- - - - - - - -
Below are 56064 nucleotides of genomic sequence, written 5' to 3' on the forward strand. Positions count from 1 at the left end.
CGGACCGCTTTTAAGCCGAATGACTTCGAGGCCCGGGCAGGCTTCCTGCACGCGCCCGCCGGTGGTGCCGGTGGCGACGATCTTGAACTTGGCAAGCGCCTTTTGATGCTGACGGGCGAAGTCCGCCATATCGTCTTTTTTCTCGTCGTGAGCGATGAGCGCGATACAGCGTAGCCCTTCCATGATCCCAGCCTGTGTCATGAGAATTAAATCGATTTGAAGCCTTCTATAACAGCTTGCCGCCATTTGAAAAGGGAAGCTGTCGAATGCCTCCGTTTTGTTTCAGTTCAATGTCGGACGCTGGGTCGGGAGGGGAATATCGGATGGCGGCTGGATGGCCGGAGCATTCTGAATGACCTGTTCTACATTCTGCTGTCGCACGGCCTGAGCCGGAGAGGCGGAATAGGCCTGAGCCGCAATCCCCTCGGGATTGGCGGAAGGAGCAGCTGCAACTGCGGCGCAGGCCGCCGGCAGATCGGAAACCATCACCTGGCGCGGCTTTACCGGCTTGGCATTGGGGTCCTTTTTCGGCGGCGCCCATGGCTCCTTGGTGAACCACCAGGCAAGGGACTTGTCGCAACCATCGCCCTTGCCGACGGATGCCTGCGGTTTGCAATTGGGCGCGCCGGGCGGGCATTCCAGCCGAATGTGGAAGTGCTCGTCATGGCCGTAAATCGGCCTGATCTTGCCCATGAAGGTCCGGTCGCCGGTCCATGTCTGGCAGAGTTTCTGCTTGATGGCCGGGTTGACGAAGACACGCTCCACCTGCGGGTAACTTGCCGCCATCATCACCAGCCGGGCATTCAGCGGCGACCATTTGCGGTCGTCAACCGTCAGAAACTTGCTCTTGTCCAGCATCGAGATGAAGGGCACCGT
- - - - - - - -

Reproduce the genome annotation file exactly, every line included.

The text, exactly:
Below are 56064 nucleotides of genomic sequence, written 5' to 3' on the forward strand. Positions count from 1 at the left end.
CGGACCGCTTTTAAGCCGAATGACTTCGAGGCCCGGGCAGGCTTCCTGCACGCGCCCGCCGGTGGTGCCGGTGGCGACGATCTTGAACTTGGCAAGCGCCTTTTGATGCTGACGGGCGAAGTCCGCCATATCGTCTTTTTTCTCGTCGTGAGCGATGAGCGCGATACAGCGTAGCCCTTCCATGATCCCAGCCTGTGTCATGAGAATTAAATCGATTTGAAGCCTTCTATAACAGCTTGCCGCCATTTGAAAAGGGAAGCTGTCGAATGCCTCCGTTTTGTTTCAGTTCAATGTCGGACGCTGGGTCGGGAGGGGAATATCGGATGGCGGCTGGATGGCCGGAGCATTCTGAATGACCTGTTCTACATTCTGCTGTCGCACGGCCTGAGCCGGAGAGGCGGAATAGGCCTGAGCCGCAATCCCCTCGGGATTGGCGGAAGGAGCAGCTGCAACTGCGGCGCAGGCCGCCGGCAGATCGGAAACCATCACCTGGCGCGGCTTTACCGGCTTGGCATTGGGGTCCTTTTTCGGCGGCGCCCATGGCTCCTTGGTGAACCACCAGGCAAGGGACTTGTCGCAACCATCGCCCTTGCCGACGGATGCCTGCGGTTTGCAATTGGGCGCGCCGGGCGGGCATTCCAGCCGAATGTGGAAGTGCTCGTCATGGCCGTAAATCGGCCTGATCTTGCCCATGAAGGTCCGGTCGCCGGTCCATGTCTGGCAGAGTTTCTGCTTGATGGCCGGGTTGACGAAGACACGCTCCACCTGCGGGTAACTTGCCGCCATCATCACCAGCCGGGCATTCAGCGGCGACCATTTGCGGTCGTCAACCGTCAGAAACTTGCTCTTGTCCAGCATCGAGATGAAGGGCACCGT